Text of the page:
Ethernet is already advancing with new speeds and adoption in new markets. While the slower moving industrial market is still operating at 10- or 100-Mb speeds, the IT world is already benefitting from 1- to 10-Gb speeds. Some industrial networks are already delivering 1-Gb support. But while speed helps to handle more traffic, it does little to improve reliability in a market that requires 100% reliability.
Today, we can engineer Ethernet reliability into an application. That is done first by knowing what products will be using the network and second by coordinating their use of that network. By default, this requires closed, not open networks. Closed networks can’t help with the need to provide continuous improvement, digital transformation, etc.
All of industry has the desire to improve performance, save costs, and eliminate downtime. Access to more information, especially information from previously unavailable sources, like closed control networks, would be a significant boon to digital transformation strategies, but how do we gather that information?
The solution is to make Ethernet technology (not just speed) improvements to enable the better coordination of communications. Today, Ethernet relies on a process of identifying collisions in communications and letting those communications recover through a process of differing wait times. Devices on a network will try again to communicate, after varying moments of wait times. While this is a good process for general-purpose information technology (IT) and operational technology (OT) networks, it is challenging to control traffic message sizes so that a device doesn’t consume an inordinate level of bandwidth at any one time. While it would be great to improve all end devices on a network for conformance, another solution would be to enable a “traffic cop” to “shape” traffic through frame preemption and prioritization. In an effort to remove communications collisions, devices on the network should be able to synchronize the clocks to a very high precision. Devices can then select timeslots for their communications, knowing that these have been negotiated for dedicated use. Precision timestamping is at the nanosecond level of accuracy.
These Ethernet enhancements resulted in a focus on Time Sensitive Networking (TSN) and were started in 2012 by the IEEE 802.1 working group. The first result was delivered in a new specification in the first quarter of 2018. These enhancements meant something very important to the industrial automation world. For the very first time, vendors could deliver converged (combined) IT and OT network solutions. This brought with it several benefits, some immediate and some to be realized over time, through broad adoption.
- Access to all OT devices from an IT network—enabling improvements in analytics, asset management, device management, and configuration and all things digital transformation.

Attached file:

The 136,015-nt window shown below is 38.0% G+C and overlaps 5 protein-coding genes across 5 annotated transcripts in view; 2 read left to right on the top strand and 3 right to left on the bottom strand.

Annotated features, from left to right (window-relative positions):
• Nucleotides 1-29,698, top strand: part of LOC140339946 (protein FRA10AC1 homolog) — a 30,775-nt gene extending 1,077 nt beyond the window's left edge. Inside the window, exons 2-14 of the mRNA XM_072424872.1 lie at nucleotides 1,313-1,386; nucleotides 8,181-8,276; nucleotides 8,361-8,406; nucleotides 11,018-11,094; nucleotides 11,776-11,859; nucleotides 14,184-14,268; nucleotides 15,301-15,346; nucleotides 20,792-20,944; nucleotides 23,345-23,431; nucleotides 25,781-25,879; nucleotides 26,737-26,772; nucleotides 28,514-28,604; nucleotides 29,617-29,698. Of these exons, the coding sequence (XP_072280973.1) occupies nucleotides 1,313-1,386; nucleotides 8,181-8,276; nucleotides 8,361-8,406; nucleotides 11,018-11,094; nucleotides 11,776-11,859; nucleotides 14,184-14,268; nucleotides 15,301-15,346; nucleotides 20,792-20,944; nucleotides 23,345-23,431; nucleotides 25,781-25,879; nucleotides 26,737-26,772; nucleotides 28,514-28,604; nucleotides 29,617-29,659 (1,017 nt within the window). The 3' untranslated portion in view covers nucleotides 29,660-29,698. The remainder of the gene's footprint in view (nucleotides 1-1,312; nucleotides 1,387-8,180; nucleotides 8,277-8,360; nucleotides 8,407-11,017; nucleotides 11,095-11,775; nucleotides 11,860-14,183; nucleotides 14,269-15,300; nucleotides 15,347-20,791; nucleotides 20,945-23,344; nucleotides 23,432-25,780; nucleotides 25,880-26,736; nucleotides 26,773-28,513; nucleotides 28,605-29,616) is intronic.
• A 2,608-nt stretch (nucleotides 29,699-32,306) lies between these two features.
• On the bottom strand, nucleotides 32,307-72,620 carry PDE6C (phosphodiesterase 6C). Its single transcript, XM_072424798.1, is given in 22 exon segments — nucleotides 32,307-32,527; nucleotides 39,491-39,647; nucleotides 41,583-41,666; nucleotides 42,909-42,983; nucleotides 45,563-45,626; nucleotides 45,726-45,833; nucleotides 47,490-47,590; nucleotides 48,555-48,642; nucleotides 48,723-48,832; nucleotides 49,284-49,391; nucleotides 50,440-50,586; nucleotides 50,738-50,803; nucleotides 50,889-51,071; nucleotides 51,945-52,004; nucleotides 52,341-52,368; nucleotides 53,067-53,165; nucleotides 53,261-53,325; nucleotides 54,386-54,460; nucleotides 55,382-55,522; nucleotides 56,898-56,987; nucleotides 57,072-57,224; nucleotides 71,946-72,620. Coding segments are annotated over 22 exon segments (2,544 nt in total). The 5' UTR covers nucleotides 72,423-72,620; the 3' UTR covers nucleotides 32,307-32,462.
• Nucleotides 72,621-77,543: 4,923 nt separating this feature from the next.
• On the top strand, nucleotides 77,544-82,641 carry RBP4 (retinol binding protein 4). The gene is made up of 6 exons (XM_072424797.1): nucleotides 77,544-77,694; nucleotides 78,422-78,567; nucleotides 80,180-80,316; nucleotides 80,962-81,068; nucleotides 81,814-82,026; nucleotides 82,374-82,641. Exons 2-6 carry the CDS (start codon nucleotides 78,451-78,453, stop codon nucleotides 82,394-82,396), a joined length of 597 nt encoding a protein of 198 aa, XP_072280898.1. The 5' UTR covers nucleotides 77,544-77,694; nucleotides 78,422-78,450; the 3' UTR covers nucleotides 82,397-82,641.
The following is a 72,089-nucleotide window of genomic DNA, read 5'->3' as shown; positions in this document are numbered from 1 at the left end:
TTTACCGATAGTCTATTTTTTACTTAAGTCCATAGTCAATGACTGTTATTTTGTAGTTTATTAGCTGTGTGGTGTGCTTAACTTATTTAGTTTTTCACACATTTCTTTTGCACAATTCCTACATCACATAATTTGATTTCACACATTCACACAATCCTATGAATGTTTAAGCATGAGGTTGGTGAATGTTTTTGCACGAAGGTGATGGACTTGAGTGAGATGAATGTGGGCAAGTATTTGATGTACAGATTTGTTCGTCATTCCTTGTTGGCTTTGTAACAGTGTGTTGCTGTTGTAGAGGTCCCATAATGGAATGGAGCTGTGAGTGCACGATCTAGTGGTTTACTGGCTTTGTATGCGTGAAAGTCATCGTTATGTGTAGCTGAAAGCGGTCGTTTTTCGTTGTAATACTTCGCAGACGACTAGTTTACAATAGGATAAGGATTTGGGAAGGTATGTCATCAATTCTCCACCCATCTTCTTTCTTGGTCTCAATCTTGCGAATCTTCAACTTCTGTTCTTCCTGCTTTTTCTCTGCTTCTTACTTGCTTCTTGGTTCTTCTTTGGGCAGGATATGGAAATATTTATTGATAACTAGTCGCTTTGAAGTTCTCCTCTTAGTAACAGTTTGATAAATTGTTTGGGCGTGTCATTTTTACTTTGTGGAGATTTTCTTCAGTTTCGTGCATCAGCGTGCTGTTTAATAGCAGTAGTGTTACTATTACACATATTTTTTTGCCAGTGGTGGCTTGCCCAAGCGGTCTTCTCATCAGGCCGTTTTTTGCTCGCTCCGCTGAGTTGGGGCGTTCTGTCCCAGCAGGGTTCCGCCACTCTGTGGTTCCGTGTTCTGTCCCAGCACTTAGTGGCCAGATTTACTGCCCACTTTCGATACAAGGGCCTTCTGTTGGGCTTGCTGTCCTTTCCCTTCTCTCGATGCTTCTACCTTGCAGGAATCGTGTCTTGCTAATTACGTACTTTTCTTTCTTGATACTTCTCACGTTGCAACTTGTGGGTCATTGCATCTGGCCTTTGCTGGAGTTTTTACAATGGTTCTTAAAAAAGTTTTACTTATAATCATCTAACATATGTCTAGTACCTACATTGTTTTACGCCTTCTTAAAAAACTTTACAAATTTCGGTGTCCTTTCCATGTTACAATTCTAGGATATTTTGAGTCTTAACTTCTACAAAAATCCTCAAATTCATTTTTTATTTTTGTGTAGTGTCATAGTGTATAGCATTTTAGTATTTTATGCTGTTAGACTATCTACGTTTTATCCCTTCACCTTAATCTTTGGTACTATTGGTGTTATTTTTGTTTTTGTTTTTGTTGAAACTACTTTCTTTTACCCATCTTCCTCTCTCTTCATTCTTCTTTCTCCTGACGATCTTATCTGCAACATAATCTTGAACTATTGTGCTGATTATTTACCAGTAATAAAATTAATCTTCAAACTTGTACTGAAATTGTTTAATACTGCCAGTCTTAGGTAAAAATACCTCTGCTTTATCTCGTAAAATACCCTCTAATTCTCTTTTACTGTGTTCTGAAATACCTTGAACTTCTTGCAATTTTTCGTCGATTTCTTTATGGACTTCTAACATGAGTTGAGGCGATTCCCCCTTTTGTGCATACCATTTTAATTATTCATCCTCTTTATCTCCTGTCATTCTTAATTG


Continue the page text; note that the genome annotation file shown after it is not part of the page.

- Improved performance—the combination of scheduling, prioritization, and greater bandwidth are resulting in the ability to handle larger and more complex applications, reliably, especially in the motion control and robotics markets.
- Simplified architectures—resulting in cost savings and improved reliability.
- Easier troubleshooting—users can now leverage IT tools such as SNMP (Simple Network Management Protocol) to interact with and manage OT network devices. Again, bringing a greater understanding of control elements and enhancing their reliability.
Benefits Over Time
- Reduced cost through new product delivery and market competition—initial solutions at the end of 2018 focused on high-performance applications around a limited set of vendors. But over time, more and more device vendors and infrastructure vendors have stepped forward with compatible product offerings and are now offering a robust ecosystem of solutions from which to choose.
Future of Time-Sensitive Networking
Ethernet with TSN doesn’t need to become the entire backbone for enterprise communications. It is more likely that end-users and system integrators will implement “islands of TSN” dedicated to a machine or a production line, leveraging high-performance, deterministic, and reliable communications performance there, while bridging those communications to IT networks to enable wider access to information, achieving their digital transformation.
There is one concern in the market. With more and more vendors leveraging Ethernet with TSN, how can we ensure co-existence or interoperability? That question has recently been addressed with a new, cross-vendor initiative, the “TSN Industrial Automation Conformance Collaboration.” This collaboration between Avnu, CC-Link Partner Association, ODVA, OPC Foundation, and PROFIBUS & PROFINET International is created to deliver a single common conformance test plan for the IEC/IEEE 60802 Profile of TSN for Industrial Automation.
In summary, as the push continues for higher performance, tighter controls, and converged networks, there needs to be an equal focus on maintaining reliability. The adoption of Ethernet with TSN will be the easiest solution for managing that need for reliability through added bandwidth, communications scheduling, and traffic management.